He says he started consuming opium when he was a university student, because he had a strong stomach ache and a classmate recommended him the drug to ease the pain. At the beginning he consume it as a recreational drug and he even stated that consuming opium each weekend in the amount he did couldn't be more dangerous than drinking on weekends.
But then he became consuming it EVERY DAY NON STOP! He spent 10 years consuming opium in different quantities and ways. 

He narrates the pleasure the opium gave him and how it errased all his pains, and it gave him this new perspective on life and it was the best thing that could happen to him and it was perfect.

Then he narrates how it absolutely debilitated his body and mind and he couldn't focus his attention on anything. He couldn't sleep well because his dreams where filled with nightmares. He doesn't mention it in his book, but I learned that he and his family had to struggle financially because he was unable to be responsible with money.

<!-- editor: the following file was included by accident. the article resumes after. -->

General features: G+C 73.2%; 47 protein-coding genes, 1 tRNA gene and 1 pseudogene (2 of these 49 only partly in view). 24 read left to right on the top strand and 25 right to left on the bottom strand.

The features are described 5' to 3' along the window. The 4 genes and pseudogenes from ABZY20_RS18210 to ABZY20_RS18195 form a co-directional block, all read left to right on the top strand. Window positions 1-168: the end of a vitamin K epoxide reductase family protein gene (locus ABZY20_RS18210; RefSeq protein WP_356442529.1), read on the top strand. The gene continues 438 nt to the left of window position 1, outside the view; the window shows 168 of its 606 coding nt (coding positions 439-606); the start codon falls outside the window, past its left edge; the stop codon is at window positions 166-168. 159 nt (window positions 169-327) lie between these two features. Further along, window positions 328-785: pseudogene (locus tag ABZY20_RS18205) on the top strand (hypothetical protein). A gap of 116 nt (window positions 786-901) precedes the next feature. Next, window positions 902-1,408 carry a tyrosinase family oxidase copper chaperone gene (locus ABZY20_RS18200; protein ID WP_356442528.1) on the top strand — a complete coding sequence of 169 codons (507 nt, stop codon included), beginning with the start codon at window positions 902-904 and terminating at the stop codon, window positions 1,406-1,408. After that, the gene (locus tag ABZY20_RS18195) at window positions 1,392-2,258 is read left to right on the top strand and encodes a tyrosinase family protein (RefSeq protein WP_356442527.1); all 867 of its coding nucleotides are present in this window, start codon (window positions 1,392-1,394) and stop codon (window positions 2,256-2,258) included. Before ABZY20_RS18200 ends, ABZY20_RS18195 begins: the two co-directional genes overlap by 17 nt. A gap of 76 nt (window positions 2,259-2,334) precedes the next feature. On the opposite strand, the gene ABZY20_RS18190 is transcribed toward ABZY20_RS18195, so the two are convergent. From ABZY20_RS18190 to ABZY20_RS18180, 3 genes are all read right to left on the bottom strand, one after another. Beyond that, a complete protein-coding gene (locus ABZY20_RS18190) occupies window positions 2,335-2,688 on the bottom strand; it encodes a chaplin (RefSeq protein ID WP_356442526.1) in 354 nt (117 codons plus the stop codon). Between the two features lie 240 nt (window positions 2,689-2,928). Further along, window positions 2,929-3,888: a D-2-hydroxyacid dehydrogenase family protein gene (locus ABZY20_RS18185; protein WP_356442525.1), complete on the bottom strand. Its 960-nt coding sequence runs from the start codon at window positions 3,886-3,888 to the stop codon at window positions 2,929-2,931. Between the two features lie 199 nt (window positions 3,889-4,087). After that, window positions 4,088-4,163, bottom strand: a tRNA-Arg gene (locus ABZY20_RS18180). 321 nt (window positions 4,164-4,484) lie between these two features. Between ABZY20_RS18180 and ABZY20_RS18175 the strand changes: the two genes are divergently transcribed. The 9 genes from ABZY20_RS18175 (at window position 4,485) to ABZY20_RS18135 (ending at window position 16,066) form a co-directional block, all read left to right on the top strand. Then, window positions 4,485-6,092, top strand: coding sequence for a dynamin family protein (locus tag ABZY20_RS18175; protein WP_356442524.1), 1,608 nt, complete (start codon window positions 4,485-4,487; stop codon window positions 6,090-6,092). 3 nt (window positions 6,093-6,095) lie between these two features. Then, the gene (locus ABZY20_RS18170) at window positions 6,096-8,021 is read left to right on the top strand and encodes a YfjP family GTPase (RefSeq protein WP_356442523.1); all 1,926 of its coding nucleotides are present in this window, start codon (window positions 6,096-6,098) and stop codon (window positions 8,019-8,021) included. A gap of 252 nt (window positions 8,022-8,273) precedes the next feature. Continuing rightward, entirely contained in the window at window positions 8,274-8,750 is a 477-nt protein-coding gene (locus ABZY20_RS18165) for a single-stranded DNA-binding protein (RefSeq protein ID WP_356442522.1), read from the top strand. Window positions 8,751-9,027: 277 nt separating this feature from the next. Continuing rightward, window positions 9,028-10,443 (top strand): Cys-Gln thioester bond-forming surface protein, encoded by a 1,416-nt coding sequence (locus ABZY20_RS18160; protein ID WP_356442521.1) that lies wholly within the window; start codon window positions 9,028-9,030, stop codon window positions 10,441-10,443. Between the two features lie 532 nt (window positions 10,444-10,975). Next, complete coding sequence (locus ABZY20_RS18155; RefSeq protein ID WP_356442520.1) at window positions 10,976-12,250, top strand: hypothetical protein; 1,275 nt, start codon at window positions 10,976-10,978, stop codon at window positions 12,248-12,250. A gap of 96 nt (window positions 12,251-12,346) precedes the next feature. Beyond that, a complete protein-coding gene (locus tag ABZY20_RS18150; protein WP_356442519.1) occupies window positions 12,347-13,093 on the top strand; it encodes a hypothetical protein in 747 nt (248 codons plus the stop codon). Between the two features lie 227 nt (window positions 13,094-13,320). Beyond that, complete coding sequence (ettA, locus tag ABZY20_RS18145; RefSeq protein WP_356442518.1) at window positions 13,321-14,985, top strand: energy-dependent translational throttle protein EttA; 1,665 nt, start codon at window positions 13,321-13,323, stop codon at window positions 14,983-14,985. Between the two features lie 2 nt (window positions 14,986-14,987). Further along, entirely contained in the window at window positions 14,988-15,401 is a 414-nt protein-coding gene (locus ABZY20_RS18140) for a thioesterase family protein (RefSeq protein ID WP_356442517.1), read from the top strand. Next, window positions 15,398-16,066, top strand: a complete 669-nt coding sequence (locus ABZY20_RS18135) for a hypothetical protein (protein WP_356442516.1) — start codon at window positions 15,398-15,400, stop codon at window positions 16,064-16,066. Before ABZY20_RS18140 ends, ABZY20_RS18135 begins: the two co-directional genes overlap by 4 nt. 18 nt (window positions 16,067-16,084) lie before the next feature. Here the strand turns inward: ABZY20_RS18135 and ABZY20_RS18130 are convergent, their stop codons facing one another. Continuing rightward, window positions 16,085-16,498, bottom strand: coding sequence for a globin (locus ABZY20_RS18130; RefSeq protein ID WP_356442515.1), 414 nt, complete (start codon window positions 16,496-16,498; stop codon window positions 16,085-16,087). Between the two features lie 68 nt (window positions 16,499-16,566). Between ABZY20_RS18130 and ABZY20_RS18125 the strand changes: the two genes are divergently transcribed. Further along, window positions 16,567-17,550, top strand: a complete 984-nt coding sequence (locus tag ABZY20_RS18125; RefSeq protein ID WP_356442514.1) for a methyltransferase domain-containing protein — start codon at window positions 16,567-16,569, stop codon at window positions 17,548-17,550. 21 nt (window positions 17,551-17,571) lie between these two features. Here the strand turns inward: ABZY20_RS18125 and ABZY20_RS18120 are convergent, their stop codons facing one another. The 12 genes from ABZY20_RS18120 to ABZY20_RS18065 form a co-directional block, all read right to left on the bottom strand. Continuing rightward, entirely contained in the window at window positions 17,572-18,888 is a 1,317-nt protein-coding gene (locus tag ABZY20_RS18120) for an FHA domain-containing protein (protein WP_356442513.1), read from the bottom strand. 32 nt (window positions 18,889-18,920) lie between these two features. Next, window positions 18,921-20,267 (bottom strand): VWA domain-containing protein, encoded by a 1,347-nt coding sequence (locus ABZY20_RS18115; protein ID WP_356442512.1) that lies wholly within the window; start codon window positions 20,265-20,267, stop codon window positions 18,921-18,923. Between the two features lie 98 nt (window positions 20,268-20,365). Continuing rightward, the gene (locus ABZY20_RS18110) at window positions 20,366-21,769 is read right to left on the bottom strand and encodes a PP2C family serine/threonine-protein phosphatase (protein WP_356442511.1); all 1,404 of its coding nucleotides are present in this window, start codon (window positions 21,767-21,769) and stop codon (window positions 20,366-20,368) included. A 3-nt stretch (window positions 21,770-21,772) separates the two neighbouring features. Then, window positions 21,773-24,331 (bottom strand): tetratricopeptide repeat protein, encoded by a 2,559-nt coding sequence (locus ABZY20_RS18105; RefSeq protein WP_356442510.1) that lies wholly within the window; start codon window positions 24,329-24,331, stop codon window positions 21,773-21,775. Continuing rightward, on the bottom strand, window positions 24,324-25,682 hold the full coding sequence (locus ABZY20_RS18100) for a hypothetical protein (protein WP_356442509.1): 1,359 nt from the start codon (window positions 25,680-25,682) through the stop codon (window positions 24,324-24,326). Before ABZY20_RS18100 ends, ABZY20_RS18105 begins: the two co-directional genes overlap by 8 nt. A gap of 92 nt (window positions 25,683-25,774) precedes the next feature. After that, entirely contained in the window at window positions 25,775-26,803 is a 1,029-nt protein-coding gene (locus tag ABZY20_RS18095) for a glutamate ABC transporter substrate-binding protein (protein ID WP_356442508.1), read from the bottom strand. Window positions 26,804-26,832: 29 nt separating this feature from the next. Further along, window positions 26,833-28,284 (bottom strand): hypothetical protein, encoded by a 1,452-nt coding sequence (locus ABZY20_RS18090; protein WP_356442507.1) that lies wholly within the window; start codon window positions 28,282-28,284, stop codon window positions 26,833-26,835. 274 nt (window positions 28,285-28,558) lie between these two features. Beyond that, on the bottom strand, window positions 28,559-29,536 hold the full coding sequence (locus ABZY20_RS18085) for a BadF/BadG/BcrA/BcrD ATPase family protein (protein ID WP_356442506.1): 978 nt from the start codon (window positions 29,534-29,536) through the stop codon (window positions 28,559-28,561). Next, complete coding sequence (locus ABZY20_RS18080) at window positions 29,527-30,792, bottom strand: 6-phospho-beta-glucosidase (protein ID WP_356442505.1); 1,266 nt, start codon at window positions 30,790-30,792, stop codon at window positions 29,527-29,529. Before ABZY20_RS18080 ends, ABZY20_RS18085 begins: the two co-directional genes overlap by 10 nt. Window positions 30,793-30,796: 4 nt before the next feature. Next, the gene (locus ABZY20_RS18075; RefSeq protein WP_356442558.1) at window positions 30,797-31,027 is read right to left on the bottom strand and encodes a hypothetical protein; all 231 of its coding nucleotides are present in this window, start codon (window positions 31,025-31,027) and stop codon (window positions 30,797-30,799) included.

At the end of the book he implies to have stopped consuming and even that it wasn't that hard really, but then in an epilogue written a year after the publication of the book he says he actually stopped consuming opium everyday, but that he continued consuming it. Only he reduced the dosis. And reading about de Qincey's life you can learn that the continued consuming for decades after the publication of this book.

And then qustions arise. 

I wondered at the fact that de Quincey spent 10 YEARS! consuming the drug non-stop, but aren't many of us as addicted to something as him?

How many of us are addicted to caffeine, tobacco, weed, spending money, smartphones, sweets, other drugs? Many people have to have the TV on all day everyday. Isn't that a kind of addiction? And what about being on the phone all day? And the people that can't spend one morning without coffee because their bodies need the caffeine? I myself are seriously addicted to sweets. I daily crave sweets and it's very difficult for me to spend one day without eating at least a cookie, even if I try.

What makes us addicted to something, even when we know it's harmful?